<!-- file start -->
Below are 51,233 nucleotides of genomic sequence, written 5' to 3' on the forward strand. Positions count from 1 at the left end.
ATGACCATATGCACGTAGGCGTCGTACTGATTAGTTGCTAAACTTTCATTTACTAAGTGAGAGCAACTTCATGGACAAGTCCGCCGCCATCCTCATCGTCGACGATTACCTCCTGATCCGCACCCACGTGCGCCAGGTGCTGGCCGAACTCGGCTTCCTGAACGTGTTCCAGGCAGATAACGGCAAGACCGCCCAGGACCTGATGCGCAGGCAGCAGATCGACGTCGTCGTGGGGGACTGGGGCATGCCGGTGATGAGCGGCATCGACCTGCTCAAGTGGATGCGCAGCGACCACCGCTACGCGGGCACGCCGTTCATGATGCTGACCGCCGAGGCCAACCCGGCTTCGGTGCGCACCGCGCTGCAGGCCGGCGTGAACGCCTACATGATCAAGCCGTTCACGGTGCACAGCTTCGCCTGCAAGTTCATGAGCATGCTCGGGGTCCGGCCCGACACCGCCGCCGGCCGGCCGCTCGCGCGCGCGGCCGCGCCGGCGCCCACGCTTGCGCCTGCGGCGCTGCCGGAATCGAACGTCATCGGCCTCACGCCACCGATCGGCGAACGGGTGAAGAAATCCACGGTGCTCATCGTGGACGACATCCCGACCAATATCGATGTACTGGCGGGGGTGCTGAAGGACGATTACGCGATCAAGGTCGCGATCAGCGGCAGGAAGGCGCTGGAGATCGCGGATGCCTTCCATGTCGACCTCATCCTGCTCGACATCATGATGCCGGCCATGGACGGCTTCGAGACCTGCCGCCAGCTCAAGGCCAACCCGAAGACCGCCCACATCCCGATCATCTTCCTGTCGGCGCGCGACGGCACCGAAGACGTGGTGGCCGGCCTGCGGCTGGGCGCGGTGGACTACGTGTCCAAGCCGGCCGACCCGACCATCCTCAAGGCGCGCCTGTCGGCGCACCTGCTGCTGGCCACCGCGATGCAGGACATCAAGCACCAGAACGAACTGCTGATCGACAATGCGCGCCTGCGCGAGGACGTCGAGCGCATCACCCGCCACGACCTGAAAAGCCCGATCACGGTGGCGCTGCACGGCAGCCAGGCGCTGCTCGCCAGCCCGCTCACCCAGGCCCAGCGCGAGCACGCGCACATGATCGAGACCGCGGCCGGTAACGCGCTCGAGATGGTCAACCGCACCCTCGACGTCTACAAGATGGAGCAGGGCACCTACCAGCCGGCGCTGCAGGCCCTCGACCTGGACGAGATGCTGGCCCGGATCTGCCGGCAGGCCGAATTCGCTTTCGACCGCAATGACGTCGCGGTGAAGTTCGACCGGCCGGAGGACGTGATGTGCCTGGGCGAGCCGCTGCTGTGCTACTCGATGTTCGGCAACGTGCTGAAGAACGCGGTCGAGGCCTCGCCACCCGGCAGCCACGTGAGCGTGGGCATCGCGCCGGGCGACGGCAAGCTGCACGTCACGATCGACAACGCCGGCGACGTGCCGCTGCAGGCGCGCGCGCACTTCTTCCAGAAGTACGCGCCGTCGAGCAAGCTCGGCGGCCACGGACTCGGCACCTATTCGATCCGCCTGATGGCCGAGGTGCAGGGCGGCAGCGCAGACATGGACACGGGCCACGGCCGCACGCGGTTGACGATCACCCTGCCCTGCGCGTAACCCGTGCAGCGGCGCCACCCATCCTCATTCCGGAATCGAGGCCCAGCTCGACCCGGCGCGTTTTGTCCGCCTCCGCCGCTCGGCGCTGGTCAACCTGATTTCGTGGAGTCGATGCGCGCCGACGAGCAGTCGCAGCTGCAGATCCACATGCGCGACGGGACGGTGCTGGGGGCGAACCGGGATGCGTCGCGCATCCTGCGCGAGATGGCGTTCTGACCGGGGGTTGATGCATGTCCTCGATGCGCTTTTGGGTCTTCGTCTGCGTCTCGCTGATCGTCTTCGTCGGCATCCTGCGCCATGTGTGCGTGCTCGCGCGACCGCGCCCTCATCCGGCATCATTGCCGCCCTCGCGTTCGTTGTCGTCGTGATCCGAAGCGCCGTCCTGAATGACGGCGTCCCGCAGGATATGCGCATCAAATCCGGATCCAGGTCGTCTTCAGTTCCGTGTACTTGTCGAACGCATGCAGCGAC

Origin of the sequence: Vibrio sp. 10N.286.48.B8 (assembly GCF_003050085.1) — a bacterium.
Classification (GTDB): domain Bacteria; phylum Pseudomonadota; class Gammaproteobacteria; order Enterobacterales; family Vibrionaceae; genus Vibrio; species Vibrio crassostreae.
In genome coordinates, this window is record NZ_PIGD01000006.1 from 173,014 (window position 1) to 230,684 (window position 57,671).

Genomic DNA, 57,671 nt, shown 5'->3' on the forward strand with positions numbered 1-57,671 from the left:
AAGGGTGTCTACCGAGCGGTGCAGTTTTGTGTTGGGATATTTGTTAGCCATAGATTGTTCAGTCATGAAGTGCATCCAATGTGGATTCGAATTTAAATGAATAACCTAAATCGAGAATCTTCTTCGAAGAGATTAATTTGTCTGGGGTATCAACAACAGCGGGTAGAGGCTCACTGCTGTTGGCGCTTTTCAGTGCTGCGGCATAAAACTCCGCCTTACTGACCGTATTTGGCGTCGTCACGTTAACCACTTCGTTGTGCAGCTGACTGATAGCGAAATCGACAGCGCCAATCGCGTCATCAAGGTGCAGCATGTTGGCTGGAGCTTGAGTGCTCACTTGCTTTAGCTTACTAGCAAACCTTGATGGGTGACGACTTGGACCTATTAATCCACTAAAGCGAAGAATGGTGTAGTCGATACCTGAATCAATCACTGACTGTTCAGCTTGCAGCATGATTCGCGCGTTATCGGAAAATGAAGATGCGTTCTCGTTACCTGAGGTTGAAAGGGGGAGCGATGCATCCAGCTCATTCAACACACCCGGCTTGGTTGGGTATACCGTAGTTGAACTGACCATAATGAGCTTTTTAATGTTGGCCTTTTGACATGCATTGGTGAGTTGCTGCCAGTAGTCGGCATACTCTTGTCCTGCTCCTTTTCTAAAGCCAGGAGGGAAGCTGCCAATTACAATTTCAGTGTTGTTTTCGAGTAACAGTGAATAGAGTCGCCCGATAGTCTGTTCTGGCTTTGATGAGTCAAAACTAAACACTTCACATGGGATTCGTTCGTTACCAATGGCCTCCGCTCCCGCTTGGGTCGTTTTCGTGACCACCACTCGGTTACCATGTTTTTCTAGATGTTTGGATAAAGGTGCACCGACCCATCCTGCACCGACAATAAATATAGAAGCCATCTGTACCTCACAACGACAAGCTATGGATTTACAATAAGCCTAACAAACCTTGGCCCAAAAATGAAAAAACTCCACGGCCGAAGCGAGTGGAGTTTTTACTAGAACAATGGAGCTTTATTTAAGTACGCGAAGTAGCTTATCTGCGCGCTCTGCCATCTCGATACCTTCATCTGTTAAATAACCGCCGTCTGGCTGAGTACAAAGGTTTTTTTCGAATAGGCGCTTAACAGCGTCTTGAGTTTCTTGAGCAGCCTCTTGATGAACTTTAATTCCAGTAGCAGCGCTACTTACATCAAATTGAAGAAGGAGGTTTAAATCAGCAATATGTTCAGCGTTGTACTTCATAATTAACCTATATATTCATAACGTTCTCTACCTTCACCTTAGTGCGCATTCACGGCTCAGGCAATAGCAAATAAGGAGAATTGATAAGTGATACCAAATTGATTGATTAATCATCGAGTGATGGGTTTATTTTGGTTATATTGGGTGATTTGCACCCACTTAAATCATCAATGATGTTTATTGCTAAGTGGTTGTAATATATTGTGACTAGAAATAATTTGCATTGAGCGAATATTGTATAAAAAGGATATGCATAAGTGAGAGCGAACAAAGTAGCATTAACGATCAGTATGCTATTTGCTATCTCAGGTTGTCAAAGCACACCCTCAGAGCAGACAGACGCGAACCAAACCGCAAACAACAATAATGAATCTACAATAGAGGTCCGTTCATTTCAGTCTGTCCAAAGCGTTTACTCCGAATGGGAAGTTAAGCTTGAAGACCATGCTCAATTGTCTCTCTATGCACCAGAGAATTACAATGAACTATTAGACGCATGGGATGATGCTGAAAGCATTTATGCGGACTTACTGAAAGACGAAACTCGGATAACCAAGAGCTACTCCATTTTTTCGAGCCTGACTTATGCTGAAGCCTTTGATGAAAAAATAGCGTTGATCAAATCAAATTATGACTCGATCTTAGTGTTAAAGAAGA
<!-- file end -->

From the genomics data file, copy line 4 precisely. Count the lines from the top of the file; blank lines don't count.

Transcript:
Classification (GTDB): domain Bacteria; phylum Pseudomonadota; class Gammaproteobacteria; order Enterobacterales; family Vibrionaceae; genus Vibrio; species Vibrio crassostreae.